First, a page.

Princess Gelilamariam Fessehatsion and her son, Prince Ruphael Sahle Selassie (great grandson of Emperor Haile Selassie I) joined Little Ethiopia at the Ethiopian Community’s 12th Annual Afro-American & Ethiopian Heritage & Unity Celebration of Black History Month at the Fraser Mansion, home of the Church of Scientology National Affairs Office. The event commemorated years of cooperation between Ethiopian and African American communities, and stressed the importance of these two communities uniting in common pursuits.
Organized and moderated by Mr. Tamrat G. Medhin, founder and publisher of LittleEthiopia.org and a leader in the DC Ethiopian Community, the event featured keynote speaker The Honorable Melvin Deal, founding director of the African Heritage Dancers and Drummers of D.C.. Other speakers included: Ms. Beth Akiyama, Executive Director of the Church of Scientology National Affairs Office; The Honorable Baba-C, an African American storyteller; Mr. Chuck Hicks, “Mr. Black History” and D.C. Host Committee Co-Chair; Dejazmatch (General) Kwasi Bonsu; and Ms. Jamedra Aikens, Vice-President of Sacred International Speakers and of the award-winning Renaissance Speakers D.C. Toastmasters Club. Prince Ruphael Sahile Silassie closed the event, emphasizing the importance of understanding black history, and of cooperation between Ethiopian and African American communities.
Beth Akiyama, Executive Director of the Church of Scientology National Affairs Office, opened the event by stressing the importance of human rights education. “We want to unite on human rights education,” she said.
Tamrat Medhin spoke of past collaborations between the African American and Ethiopian communities. He expressed gratitude to the 17,500 African Americans who volunteered to fight side by side with Ethiopians in the Italian-Ethiopian War of 1935-41. He talked about the annual wreath laying ceremonies honoring African American and Ethiopian veterans at the African American Civil War Museum. And he commemorated the remembrance of Yekatit 12, February 19, 1937, the first day of a three day period where over 30,000 Ethiopians were killed by order of Italian general Rodolfo Graziani.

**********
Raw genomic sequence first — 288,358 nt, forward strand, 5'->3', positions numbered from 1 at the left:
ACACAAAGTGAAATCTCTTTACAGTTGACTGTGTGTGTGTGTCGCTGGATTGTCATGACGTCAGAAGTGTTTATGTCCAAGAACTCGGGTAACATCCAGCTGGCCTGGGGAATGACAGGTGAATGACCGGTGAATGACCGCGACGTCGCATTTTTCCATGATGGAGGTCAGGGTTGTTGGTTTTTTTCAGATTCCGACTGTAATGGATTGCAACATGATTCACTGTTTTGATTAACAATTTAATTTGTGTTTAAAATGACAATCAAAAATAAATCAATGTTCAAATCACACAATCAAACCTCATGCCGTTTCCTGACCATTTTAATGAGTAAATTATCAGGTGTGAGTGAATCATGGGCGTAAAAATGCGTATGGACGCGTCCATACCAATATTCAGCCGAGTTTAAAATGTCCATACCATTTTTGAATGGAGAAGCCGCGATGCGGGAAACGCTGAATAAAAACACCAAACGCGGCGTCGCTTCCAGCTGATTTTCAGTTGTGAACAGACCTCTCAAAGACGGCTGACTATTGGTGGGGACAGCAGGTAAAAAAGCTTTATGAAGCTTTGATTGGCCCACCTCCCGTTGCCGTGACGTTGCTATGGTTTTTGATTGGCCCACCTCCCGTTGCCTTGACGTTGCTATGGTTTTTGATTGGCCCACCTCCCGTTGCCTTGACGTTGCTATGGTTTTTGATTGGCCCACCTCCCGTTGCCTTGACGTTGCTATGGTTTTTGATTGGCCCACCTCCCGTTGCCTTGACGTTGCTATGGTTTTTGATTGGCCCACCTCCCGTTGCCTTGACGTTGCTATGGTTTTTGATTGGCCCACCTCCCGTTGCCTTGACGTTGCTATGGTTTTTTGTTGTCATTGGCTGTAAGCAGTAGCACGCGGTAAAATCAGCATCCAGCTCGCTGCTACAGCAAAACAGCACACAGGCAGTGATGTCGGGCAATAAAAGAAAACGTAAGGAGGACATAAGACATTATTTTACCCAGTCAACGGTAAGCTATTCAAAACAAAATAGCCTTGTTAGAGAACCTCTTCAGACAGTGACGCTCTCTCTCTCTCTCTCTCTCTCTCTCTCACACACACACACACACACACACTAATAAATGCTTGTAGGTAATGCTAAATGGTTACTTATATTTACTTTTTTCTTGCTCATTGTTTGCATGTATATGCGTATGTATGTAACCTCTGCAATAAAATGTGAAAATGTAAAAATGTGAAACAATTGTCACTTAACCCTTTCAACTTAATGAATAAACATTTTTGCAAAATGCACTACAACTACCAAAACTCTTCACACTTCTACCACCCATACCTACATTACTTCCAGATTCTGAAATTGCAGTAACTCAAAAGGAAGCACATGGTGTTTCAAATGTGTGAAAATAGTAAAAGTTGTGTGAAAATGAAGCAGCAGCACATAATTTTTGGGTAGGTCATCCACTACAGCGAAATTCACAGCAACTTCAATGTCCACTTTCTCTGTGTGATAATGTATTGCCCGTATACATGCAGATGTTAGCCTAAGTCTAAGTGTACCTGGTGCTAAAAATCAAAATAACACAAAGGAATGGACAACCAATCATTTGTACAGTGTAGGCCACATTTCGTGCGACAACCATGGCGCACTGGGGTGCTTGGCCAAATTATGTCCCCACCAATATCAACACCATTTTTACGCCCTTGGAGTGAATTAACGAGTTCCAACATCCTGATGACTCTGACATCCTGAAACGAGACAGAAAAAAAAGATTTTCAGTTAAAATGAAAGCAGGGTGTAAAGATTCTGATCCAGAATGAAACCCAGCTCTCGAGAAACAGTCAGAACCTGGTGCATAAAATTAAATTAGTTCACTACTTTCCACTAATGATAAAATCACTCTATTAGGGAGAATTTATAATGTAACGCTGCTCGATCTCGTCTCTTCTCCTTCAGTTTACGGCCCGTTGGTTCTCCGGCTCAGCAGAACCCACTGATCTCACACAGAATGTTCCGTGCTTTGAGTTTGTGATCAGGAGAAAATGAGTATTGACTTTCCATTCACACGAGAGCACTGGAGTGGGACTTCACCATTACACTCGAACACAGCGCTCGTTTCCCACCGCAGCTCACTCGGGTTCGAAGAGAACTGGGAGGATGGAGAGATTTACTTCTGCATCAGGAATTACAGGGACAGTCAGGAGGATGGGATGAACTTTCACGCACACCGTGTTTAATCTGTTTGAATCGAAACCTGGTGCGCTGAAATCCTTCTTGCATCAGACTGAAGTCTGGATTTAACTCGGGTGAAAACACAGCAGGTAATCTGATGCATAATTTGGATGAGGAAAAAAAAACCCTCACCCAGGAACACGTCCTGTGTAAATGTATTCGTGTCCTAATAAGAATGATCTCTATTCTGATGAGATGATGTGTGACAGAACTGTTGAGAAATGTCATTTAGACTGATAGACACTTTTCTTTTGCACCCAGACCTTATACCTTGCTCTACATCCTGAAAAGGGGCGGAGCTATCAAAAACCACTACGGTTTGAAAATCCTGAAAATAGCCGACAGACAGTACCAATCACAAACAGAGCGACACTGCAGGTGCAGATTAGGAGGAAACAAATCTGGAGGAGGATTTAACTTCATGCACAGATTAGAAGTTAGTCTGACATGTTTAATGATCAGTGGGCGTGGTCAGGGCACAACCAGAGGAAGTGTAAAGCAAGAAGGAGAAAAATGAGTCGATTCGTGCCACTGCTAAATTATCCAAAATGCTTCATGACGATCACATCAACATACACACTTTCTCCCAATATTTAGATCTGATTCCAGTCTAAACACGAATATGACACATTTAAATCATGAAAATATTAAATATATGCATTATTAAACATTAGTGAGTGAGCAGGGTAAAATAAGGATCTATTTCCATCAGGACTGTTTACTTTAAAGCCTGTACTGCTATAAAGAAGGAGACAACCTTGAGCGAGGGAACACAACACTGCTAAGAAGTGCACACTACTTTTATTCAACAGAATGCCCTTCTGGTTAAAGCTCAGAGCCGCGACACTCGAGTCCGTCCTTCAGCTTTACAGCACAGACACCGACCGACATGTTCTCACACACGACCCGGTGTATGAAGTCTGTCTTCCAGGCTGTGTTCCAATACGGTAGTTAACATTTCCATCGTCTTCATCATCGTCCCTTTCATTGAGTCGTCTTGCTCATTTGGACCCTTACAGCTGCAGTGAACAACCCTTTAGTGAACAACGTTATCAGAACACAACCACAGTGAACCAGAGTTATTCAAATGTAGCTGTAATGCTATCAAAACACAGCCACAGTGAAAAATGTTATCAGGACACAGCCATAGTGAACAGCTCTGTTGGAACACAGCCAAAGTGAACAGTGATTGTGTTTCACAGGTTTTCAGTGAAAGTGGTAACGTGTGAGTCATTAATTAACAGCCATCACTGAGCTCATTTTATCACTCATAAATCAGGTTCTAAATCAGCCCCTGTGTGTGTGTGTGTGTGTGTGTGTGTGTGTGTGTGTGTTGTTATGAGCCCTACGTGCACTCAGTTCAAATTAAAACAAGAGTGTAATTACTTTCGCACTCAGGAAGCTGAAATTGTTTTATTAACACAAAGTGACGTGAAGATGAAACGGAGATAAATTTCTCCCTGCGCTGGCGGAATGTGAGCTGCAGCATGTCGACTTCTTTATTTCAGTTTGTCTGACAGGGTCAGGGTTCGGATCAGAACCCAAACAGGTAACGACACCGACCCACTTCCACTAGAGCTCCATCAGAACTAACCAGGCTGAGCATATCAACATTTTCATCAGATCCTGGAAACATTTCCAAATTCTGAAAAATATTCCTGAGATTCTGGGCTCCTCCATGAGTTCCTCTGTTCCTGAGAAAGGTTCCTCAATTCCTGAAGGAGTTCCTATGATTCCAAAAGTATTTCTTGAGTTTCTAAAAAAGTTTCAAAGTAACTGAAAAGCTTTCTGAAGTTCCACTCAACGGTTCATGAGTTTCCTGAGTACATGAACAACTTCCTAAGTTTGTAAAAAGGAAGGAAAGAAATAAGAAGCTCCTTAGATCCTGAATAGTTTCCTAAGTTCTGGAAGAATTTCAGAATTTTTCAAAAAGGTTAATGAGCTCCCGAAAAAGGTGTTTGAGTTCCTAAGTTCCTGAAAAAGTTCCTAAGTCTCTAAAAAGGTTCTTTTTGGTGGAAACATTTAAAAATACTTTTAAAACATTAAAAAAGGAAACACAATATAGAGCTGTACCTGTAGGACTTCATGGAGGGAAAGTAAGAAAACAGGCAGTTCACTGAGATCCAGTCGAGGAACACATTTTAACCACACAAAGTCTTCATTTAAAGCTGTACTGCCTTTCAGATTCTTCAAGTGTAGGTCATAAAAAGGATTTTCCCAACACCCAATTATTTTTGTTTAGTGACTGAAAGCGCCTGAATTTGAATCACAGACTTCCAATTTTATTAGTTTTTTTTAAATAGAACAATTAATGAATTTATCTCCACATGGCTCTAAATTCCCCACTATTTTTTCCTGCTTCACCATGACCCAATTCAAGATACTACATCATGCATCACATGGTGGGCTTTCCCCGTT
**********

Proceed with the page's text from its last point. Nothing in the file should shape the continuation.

The Honorable Baba-C, spoke on the importance of understanding the past and of unity, “We may have different last names, different cultures and different communities, but we are all here together today…. When we come together, we leave better.”
Receiving a generous introduction from The Honorable Baba-C, The Honorable Melvin Deal educated the Ethiopian community on the common problems African Americans face. He also described his efforts to keep children away from drugs and crime through music and storytelling.
The Vice-President of the award-winning Renaissance Speakers D.C. Toastmasters Club, Ms. Jamedra Aikens, spoke of not just looking at Black History through the narrow lens of the overcoming of slavery and the attainment of freedom for African Americans in the United States, but of broadening that scope to include the larger context of African Americans. It was not until she learned that African American history was preceded by many African civilizations full of accomplishment, knowledge and learning over many centuries of history that she was able to see herself as a part of something greater.
“Mr. Black History,” and D.C. Host Committee Co-Chair, Chuck Hicks, reiterated the richness of Black History and spoke about the tenacity of the African American spirit in its pursuit of freedom, no matter the odds. He also spoke about his admiration for the fact that many other races and communities have stood with African Americans throughout history on the principle of freedom.
Mr. Hicks underscored the importance of the knowledge of history in light of the fact that it is the erasure of a people’s history that can eliminate their self-identity and worth. Restoring that knowledge is therefore of the utmost importance for all Americans, as African American history is not just African American history, but U.S. history.
Dejazmatch Kwasi Bonsu and Prince Ruphael Sahle Selassie gave closing remarks and thanked Little Ethiopia and the Church of Scientology National Affairs Office for the event. The remarkable evening came to an end, and the closing message was clear: Black History is everyone’s history, and should be celebrated as such.